The problem is that all of this sin flies in the face of the holy God and the way he has ordered things. And you know what: forget what our culture says about there not being any  absolute truth – that there is only what is true for you and what is true for me.  The holy and almighty God gets the final word. And his word is clear: the wages of sin is death.  Sin brings death.  That’s what apart from the return of Christ, every single one of you is going to do. 
And God will speak the final word.  On the Last Day he will pronounce judgment and sinners will be cast out of his presence in eternal damnation – what Jesus Christ describes as the weeping and gnashing of teeth.  As Paul told the Romans, “But because of your hard and impenitent heart you are storing up wrath for yourself on the day of wrath when God's righteous judgment will be revealed.”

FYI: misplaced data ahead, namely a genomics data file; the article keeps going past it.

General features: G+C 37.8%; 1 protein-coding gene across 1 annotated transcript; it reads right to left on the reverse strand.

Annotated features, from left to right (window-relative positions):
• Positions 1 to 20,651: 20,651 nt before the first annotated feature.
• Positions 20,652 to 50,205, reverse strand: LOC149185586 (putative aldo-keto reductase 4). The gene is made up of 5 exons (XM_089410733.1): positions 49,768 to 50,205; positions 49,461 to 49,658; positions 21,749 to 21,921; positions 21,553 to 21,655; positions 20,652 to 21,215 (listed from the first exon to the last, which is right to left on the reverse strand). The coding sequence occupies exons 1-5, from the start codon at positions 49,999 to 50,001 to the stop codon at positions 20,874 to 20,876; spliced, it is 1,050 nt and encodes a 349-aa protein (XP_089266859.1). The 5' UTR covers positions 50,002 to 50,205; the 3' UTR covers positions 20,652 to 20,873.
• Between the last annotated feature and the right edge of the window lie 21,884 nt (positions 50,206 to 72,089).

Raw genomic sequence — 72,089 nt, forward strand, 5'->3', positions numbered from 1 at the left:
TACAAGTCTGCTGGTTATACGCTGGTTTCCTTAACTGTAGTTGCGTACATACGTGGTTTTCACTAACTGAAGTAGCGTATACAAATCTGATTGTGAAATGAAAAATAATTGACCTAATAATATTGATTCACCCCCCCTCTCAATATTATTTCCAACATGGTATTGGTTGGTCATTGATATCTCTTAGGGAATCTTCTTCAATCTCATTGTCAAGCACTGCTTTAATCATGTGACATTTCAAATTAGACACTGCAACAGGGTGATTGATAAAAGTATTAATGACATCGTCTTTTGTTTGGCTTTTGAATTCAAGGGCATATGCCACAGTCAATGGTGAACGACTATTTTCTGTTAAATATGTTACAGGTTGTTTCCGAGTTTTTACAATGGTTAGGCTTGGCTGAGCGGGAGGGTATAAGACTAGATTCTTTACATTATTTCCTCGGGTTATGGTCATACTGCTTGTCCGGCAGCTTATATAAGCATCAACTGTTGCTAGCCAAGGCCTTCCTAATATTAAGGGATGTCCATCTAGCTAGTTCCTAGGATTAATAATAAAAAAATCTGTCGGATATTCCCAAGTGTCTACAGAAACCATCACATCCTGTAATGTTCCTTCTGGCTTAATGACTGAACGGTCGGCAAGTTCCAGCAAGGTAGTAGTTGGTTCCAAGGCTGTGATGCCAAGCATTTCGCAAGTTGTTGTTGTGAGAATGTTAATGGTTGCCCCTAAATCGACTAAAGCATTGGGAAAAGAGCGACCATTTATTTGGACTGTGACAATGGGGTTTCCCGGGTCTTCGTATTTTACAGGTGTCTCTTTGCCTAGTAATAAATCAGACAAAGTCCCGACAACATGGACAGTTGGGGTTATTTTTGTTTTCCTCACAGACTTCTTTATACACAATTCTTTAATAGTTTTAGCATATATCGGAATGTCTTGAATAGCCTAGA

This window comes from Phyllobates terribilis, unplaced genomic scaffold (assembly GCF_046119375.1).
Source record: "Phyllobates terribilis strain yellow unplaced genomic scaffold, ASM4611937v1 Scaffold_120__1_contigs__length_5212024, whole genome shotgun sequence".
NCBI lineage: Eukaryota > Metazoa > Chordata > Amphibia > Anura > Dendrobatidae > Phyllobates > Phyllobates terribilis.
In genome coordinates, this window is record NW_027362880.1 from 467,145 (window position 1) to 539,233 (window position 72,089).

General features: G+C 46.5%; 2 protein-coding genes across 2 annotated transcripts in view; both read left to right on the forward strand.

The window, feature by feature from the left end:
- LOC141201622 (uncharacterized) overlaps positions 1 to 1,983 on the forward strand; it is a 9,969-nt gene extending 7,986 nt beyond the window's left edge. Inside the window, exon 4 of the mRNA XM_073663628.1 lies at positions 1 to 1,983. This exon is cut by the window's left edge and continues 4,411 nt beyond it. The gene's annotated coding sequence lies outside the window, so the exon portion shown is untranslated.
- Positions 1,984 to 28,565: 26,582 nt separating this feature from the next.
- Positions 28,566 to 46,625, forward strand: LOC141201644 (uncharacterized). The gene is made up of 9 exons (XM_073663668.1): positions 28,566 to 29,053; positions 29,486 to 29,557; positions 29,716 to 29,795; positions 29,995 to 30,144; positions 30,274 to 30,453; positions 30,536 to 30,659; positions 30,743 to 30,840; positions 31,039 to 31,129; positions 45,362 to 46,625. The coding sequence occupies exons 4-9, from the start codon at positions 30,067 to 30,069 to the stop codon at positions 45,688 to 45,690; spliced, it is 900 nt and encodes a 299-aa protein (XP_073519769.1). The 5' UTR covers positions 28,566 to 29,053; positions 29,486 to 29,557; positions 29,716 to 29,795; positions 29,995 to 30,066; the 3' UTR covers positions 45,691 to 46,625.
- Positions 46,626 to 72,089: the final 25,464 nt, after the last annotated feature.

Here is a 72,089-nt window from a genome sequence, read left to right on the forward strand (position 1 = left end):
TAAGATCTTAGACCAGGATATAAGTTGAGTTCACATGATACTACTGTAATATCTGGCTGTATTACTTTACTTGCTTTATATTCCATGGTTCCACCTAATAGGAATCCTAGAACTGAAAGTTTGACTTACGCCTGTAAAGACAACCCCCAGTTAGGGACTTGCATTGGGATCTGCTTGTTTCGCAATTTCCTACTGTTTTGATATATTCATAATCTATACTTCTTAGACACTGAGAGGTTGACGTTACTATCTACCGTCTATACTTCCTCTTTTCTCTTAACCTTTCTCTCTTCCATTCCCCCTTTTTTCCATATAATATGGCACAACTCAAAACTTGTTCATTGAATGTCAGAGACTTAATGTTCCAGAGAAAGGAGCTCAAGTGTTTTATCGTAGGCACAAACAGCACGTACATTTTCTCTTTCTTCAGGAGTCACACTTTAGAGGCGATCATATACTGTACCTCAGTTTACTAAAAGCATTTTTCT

Sin is the reason God acted to give us forgiveness and salvation.  God had revealed in the Old Testament that he would do this.  As we heard in our Old Testament lesson on Good Friday, God said about his Servant, the Christ -            “But he was pierced for our transgressions; he was crushed for our iniquities; upon him was the chastisement that brought us peace,
and with his wounds we are healed.” Through Jesus’ death on the cross, God has given you forgiveness.
            Yet that is not all he has done.  He has also given you life.  God didn’t just punish sin in Christ on the cross.  He also acted in his Son to bring life – full blown bodily resurrection life.  You see, God says that things work very differently than the way the Greco-Roman world viewed things.
            When God had finished making his creation, we learn from Genesis chapter one, “And God saw everything that he had made, and behold, it was very good.” When he created Adam, he formed his body out of the dust of the ground and breathed into his nostrils the breath of life and Adam became a living being.  God created human beings as the unity of body and soul.